Pittsfield Ward Candidates Talk Police, Blight, Charter Objections
PITTSFIELD, Mass. — Candidates for Ward 2 and 7 weighed in on topics ranging from policing to charter objections on Tuesday during a series of debates hosted by Pittsfield Community Television and iBerkshires.
The Ward 2 debate featured Brittany Bandani and Alexander Blumin and the Ward 7 debate incumbent Anthony Maffuccio and challenger Rhonda Serre. Soncere Williams is also running for Ward 2 and Jonathan Morey is running for Ward 7 but neither was able to attend Tuesday's debates at the Berkshire Athenaeum.
These races will be trimmed in the Sept. 19 preliminary in preparation for the general election on Nov. 7.
Bandani, an attorney who moved to the area in 2021, wants to help "reinvigorate and revitalize Pittsfield" and believes that having a fresh face on the council is essential.
Blumin, a landlord who came to the United States from Ukraine in 1994, wants to represent homeowners, business owners, and taxpayers in addressing "extreme" city taxes and budgets.
The police killing of Miguel Estrella in 2022 and the recent release of the Peace Officer Training Standards Commission's misconduct database that includes 17 Pittsfield Police Officers were among the questions posed by panelists Brittany Polito of iBerkshires, Shaw Israel Izikson of the Berkshire Edge and Josh Landes of WAMC Northeast Public Radio.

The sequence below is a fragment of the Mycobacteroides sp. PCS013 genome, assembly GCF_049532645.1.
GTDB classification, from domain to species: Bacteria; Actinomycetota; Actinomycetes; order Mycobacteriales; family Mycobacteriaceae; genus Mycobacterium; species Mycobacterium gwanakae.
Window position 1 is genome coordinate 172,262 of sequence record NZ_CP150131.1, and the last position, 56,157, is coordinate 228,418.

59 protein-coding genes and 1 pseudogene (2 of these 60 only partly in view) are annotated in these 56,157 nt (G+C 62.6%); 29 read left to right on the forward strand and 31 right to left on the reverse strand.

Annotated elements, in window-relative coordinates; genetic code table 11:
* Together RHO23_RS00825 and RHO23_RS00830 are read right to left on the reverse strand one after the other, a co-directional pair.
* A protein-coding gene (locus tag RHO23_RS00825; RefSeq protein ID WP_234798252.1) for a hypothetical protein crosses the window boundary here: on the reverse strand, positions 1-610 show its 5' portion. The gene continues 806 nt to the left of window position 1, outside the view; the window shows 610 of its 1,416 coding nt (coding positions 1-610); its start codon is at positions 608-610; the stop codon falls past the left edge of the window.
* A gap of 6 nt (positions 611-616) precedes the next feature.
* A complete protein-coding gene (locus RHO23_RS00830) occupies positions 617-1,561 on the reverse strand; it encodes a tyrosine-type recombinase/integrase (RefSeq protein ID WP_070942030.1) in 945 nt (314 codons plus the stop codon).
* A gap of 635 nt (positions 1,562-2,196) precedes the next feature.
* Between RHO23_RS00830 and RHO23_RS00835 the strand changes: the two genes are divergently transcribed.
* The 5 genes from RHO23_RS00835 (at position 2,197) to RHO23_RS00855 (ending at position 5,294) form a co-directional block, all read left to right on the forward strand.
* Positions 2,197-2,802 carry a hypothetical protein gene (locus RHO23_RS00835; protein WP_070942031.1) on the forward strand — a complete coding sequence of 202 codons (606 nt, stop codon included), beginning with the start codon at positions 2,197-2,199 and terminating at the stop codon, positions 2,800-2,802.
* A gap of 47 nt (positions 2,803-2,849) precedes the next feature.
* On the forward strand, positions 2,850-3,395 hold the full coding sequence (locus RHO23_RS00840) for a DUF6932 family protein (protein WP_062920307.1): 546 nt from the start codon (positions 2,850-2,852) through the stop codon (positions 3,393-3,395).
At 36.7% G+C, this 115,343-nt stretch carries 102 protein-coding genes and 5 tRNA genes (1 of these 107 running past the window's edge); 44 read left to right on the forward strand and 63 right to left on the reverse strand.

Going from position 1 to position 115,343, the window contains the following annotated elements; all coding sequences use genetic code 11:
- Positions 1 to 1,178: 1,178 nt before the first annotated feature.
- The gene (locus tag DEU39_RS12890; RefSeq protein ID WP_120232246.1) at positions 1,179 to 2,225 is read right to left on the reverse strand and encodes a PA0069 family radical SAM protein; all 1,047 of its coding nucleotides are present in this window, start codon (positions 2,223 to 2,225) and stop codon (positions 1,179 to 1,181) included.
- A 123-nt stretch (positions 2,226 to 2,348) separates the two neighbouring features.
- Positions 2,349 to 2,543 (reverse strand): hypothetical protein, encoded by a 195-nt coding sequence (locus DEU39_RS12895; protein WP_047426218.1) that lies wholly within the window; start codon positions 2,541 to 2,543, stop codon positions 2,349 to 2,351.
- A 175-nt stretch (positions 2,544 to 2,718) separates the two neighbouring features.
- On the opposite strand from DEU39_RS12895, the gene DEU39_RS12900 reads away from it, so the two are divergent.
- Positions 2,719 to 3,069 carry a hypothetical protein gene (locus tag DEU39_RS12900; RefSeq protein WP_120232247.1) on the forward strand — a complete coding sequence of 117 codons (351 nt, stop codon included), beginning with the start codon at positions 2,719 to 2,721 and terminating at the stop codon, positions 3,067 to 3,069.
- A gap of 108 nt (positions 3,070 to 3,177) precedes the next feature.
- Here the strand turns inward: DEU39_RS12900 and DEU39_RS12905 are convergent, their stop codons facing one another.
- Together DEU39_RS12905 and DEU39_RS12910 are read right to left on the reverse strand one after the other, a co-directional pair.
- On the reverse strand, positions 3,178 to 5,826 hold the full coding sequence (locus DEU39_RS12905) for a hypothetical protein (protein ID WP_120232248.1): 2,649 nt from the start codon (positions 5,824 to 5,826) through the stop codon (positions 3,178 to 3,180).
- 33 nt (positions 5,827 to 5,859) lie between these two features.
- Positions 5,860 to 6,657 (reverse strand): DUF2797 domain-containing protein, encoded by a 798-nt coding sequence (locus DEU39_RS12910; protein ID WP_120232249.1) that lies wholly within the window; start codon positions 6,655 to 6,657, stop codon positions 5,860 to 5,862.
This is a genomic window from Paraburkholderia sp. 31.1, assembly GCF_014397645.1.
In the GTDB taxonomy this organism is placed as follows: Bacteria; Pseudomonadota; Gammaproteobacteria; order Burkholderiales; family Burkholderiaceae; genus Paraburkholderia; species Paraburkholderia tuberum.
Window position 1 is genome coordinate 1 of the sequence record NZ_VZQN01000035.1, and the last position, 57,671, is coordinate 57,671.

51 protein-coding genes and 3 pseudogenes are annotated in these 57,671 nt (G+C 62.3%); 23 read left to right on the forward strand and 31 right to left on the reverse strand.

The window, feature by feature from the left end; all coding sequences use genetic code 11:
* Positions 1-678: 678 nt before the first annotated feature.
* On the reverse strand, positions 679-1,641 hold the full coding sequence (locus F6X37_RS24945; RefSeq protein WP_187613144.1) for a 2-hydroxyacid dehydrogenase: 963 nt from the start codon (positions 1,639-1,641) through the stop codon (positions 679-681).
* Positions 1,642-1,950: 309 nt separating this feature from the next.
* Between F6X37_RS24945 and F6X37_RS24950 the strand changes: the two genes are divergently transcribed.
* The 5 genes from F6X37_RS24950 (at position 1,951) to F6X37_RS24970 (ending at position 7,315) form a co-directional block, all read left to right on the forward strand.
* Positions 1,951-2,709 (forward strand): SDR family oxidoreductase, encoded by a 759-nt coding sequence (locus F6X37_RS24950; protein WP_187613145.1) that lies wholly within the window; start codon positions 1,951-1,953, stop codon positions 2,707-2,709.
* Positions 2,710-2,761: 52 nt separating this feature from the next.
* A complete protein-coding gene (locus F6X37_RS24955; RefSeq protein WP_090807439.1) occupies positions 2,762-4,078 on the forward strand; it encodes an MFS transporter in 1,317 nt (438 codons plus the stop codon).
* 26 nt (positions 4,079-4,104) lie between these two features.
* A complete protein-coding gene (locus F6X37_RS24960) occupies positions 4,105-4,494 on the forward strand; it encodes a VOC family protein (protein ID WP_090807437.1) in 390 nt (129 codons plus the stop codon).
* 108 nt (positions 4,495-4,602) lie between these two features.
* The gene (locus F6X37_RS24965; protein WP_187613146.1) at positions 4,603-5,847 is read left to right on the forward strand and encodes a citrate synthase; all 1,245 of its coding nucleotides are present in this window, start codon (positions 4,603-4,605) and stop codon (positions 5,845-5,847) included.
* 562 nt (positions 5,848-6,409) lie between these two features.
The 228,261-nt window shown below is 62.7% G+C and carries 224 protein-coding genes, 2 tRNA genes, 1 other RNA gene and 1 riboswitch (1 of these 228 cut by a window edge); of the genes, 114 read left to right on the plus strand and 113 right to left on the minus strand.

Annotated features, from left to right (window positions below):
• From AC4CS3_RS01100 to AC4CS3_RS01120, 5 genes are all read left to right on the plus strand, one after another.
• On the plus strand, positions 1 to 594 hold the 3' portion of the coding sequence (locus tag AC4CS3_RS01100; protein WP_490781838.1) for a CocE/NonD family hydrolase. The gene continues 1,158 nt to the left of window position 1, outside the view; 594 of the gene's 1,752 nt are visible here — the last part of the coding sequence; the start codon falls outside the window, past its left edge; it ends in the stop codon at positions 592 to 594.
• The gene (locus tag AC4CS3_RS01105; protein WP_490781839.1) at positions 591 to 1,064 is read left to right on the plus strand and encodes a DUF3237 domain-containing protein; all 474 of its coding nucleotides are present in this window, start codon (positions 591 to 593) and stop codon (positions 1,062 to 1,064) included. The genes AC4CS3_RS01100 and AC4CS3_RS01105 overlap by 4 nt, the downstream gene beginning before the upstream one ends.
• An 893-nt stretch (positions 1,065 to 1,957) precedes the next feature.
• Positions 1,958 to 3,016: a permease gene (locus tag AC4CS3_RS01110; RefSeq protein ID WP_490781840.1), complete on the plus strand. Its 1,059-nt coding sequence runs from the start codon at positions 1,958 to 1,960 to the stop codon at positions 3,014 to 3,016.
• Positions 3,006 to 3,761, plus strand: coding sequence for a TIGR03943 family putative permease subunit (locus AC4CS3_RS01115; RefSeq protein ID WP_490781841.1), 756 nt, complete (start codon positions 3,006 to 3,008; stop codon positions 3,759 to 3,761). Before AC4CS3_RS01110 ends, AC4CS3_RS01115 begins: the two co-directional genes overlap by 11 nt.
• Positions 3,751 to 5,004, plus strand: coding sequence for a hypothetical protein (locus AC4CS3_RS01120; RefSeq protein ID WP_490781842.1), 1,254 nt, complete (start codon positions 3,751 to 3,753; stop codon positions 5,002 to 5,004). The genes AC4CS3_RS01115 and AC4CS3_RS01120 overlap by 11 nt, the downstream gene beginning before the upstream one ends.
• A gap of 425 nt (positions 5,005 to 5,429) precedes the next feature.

Bandani feels that the key to avoiding 911 calls for mental health crises becoming fatal is alternative emergency services. After an outcry from the public following Estrella's death, the police’s emergency co-responder program was expanded.
"I think that Pittsfield is wrought with mental health issues and substance use disorder and we can't rely only on the police to handle someone who is in a mental health crisis," she said.
"We are desperately in need of more social workers, people who have training and a background in social services and can provide alternate emergency services."
Blumin wants to ensure that state laws are followed and spoke against alternative emergency responses.
"I can tell everybody my opinion, however, my opinion is irrelevant. We must comply to Massachusetts General law completely without any feelings and we must comply to be up to Pittsfield Police rules and regulations," he said.
"This is very simple. We should not make excuses and on the top of that, health issues and mental health issues are regulated by the state of Massachusetts. We should not invent something separate. I'm against it."
In response to the misconduct database, he said the police in general work well but there is always a need for improvement and that more training is necessary.
Charter objections have delayed votes and created a stir in council chambers over the last term and Councilor at Large Peter White has submitted a petition to the Charter Review Committee that asks "Should the charter objection be eliminated or otherwise amended?"
"I think having procedural safeguards can be productive provided that they're used when necessary and not abused in the process of city council members," Bandani said.
Blumin feels that the issue should be brought to the public, adding that there is a "very serious issue" in the council chambers and councilors should not be fighting one another.
Blumin said he would speak for the voters against the city's high property taxes and would fight corruption and to change the mayor's term back to two years. Bandani said her focus was on reinvigorating North Street, making Pittsfield more business friendly and supporting affordable housing.
Maffuccio has "spoken the voices of Ward 7" for a total of 10 years and said it has been an honor and a privilege that he would like to continue.